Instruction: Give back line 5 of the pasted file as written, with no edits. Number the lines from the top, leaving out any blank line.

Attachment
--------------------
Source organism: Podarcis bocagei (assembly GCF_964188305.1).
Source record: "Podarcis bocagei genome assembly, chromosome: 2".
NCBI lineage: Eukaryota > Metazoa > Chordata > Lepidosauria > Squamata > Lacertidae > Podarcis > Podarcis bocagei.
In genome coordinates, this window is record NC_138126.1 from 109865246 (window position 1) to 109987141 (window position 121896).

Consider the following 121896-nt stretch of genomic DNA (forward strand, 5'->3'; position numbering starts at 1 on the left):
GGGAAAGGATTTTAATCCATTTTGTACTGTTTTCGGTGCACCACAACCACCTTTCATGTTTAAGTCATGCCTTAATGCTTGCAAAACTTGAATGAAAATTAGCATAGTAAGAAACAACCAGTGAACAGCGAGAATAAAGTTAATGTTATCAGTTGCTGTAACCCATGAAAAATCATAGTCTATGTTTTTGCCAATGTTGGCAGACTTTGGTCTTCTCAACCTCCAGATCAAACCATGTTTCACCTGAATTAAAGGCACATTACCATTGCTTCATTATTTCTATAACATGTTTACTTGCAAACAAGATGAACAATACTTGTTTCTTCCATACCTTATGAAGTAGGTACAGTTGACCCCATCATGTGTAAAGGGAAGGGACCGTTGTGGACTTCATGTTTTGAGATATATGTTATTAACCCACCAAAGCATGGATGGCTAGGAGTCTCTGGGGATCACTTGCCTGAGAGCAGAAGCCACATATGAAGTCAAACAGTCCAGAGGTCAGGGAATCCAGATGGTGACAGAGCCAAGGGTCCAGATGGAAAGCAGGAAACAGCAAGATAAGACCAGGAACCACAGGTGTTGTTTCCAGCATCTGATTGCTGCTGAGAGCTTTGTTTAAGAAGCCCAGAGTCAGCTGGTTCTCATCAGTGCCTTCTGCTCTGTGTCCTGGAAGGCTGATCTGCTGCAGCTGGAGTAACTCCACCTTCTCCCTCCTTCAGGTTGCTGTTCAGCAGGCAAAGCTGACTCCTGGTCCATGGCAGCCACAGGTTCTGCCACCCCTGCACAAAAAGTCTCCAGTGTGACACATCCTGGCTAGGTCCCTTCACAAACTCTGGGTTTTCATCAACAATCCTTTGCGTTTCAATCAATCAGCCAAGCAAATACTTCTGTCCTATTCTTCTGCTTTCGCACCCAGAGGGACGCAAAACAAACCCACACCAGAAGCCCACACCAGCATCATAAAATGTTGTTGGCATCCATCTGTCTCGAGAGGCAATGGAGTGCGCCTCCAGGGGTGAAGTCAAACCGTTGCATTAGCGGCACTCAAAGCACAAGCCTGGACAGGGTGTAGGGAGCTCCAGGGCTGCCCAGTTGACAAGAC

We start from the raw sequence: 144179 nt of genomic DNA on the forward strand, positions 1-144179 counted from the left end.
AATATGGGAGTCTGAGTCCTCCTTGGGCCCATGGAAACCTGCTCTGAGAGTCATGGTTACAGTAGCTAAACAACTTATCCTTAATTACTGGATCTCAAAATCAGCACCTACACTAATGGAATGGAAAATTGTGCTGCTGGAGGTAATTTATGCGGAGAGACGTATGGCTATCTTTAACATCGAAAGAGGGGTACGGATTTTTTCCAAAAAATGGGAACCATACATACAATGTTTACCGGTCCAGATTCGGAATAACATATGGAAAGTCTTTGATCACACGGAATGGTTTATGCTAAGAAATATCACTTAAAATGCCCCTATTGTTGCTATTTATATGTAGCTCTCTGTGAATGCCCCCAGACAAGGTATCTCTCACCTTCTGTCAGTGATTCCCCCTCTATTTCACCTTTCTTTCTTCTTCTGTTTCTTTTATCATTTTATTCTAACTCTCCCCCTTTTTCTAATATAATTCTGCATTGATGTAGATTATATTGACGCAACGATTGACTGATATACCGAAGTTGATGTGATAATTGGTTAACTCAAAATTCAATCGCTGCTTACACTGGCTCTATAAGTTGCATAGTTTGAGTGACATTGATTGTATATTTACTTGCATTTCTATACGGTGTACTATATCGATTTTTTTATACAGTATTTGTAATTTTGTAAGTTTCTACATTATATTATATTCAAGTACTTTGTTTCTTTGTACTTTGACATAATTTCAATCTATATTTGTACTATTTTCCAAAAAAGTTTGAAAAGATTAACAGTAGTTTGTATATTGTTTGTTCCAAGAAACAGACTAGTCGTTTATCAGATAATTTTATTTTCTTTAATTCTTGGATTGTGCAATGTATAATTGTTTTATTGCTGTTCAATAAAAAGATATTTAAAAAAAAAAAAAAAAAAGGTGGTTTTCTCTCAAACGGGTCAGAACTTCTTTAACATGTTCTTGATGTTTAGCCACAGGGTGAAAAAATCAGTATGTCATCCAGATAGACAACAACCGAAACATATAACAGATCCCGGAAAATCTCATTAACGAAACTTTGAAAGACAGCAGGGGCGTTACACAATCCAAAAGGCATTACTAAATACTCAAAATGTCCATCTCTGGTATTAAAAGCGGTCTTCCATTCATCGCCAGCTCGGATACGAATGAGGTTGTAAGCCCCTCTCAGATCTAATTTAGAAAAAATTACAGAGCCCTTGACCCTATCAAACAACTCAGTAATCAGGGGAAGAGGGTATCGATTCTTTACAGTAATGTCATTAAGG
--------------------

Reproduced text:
Consider the following 121896-nt stretch of genomic DNA (forward strand, 5'->3'; position numbering starts at 1 on the left):